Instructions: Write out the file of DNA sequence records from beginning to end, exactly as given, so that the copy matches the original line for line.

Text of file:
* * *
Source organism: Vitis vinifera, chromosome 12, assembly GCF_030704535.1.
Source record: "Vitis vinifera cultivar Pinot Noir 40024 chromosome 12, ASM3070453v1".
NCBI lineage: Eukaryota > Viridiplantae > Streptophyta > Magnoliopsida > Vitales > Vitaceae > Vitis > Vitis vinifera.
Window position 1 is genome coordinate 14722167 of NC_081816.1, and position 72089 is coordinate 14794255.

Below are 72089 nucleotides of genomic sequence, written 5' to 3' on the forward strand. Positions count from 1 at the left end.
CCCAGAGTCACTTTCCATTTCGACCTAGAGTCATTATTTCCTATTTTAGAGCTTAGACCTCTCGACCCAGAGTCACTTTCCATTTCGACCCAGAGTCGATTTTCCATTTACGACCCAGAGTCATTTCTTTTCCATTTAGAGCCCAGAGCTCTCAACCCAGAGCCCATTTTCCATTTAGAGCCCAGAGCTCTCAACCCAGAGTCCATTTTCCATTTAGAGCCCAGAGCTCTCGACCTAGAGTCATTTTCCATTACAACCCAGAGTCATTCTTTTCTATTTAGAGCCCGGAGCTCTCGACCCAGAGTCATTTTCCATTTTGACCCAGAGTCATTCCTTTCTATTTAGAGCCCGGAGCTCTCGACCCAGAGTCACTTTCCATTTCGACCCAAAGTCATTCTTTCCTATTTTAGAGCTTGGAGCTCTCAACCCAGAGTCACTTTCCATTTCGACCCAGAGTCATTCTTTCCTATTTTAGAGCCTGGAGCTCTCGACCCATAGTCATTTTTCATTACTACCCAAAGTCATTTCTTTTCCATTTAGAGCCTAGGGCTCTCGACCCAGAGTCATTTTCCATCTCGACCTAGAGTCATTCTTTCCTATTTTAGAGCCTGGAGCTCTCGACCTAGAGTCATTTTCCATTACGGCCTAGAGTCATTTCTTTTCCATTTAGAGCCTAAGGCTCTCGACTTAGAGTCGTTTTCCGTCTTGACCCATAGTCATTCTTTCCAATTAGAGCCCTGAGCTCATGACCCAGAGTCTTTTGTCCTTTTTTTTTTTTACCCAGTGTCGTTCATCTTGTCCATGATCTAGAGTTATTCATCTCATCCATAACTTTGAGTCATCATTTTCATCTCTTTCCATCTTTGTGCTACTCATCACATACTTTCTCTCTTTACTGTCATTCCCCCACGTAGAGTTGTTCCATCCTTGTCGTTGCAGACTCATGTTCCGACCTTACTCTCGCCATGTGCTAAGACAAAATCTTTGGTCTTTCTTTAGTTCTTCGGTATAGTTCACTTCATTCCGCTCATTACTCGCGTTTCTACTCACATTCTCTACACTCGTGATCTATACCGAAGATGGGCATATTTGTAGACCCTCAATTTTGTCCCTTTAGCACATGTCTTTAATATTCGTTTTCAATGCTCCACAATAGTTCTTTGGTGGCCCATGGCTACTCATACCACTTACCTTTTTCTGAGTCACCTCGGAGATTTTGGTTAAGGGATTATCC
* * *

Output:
Source organism: Vitis vinifera, chromosome 12, assembly GCF_030704535.1.
Source record: "Vitis vinifera cultivar Pinot Noir 40024 chromosome 12, ASM3070453v1".
NCBI lineage: Eukaryota > Viridiplantae > Streptophyta > Magnoliopsida > Vitales > Vitaceae > Vitis > Vitis vinifera.
Window position 1 is genome coordinate 14722167 of NC_081816.1, and position 72089 is coordinate 14794255.

Below are 72089 nucleotides of genomic sequence, written 5' to 3' on the forward strand. Positions count from 1 at the left end.
CCCAGAGTCACTTTCCATTTCGACCTAGAGTCATTATTTCCTATTTTAGAGCTTAGACCTCTCGACCCAGAGTCACTTTCCATTTCGACCCAGAGTCGATTTTCCATTTACGACCCAGAGTCATTTCTTTTCCATTTAGAGCCCAGAGCTCTCAACCCAGAGCCCATTTTCCATTTAGAGCCCAGAGCTCTCAACCCAGAGTCCATTTTCCATTTAGAGCCCAGAGCTCTCGACCTAGAGTCATTTTCCATTACAACCCAGAGTCATTCTTTTCTATTTAGAGCCCGGAGCTCTCGACCCAGAGTCATTTTCCATTTTGACCCAGAGTCATTCCTTTCTATTTAGAGCCCGGAGCTCTCGACCCAGAGTCACTTTCCATTTCGACCCAAAGTCATTCTTTCCTATTTTAGAGCTTGGAGCTCTCAACCCAGAGTCACTTTCCATTTCGACCCAGAGTCATTCTTTCCTATTTTAGAGCCTGGAGCTCTCGACCCATAGTCATTTTTCATTACTACCCAAAGTCATTTCTTTTCCATTTAGAGCCTAGGGCTCTCGACCCAGAGTCATTTTCCATCTCGACCTAGAGTCATTCTTTCCTATTTTAGAGCCTGGAGCTCTCGACCTAGAGTCATTTTCCATTACGGCCTAGAGTCATTTCTTTTCCATTTAGAGCCTAAGGCTCTCGACTTAGAGTCGTTTTCCGTCTTGACCCATAGTCATTCTTTCCAATTAGAGCCCTGAGCTCATGACCCAGAGTCTTTTGTCCTTTTTTTTTTTTACCCAGTGTCGTTCATCTTGTCCATGATCTAGAGTTATTCATCTCATCCATAACTTTGAGTCATCATTTTCATCTCTTTCCATCTTTGTGCTACTCATCACATACTTTCTCTCTTTACTGTCATTCCCCCACGTAGAGTTGTTCCATCCTTGTCGTTGCAGACTCATGTTCCGACCTTACTCTCGCCATGTGCTAAGACAAAATCTTTGGTCTTTCTTTAGTTCTTCGGTATAGTTCACTTCATTCCGCTCATTACTCGCGTTTCTACTCACATTCTCTACACTCGTGATCTATACCGAAGATGGGCATATTTGTAGACCCTCAATTTTGTCCCTTTAGCACATGTCTTTAATATTCGTTTTCAATGCTCCACAATAGTTCTTTGGTGGCCCATGGCTACTCATACCACTTACCTTTTTCTGAGTCACCTCGGAGATTTTGGTTAAGGGATTATCC